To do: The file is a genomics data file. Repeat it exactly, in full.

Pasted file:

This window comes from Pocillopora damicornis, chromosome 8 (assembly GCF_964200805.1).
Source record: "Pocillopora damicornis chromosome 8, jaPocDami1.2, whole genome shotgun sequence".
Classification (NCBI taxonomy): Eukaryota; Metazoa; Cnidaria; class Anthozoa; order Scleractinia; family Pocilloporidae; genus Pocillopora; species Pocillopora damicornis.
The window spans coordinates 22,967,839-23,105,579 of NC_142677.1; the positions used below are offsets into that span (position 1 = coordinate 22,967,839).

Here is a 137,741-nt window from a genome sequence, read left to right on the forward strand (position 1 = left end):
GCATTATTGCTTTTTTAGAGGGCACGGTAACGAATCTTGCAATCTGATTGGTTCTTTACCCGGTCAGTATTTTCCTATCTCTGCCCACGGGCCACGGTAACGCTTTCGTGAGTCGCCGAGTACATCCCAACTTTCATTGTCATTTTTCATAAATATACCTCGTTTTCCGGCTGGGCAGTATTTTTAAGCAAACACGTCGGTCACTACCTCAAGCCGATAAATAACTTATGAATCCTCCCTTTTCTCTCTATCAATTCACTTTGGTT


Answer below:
This window comes from Pocillopora damicornis, chromosome 8 (assembly GCF_964200805.1).
Source record: "Pocillopora damicornis chromosome 8, jaPocDami1.2, whole genome shotgun sequence".
Classification (NCBI taxonomy): Eukaryota; Metazoa; Cnidaria; class Anthozoa; order Scleractinia; family Pocilloporidae; genus Pocillopora; species Pocillopora damicornis.
The window spans coordinates 22,967,839-23,105,579 of NC_142677.1; the positions used below are offsets into that span (position 1 = coordinate 22,967,839).

Here is a 137,741-nt window from a genome sequence, read left to right on the forward strand (position 1 = left end):
GCATTATTGCTTTTTTAGAGGGCACGGTAACGAATCTTGCAATCTGATTGGTTCTTTACCCGGTCAGTATTTTCCTATCTCTGCCCACGGGCCACGGTAACGCTTTCGTGAGTCGCCGAGTACATCCCAACTTTCATTGTCATTTTTCATAAATATACCTCGTTTTCCGGCTGGGCAGTATTTTTAAGCAAACACGTCGGTCACTACCTCAAGCCGATAAATAACTTATGAATCCTCCCTTTTCTCTCTATCAATTCACTTTGGTT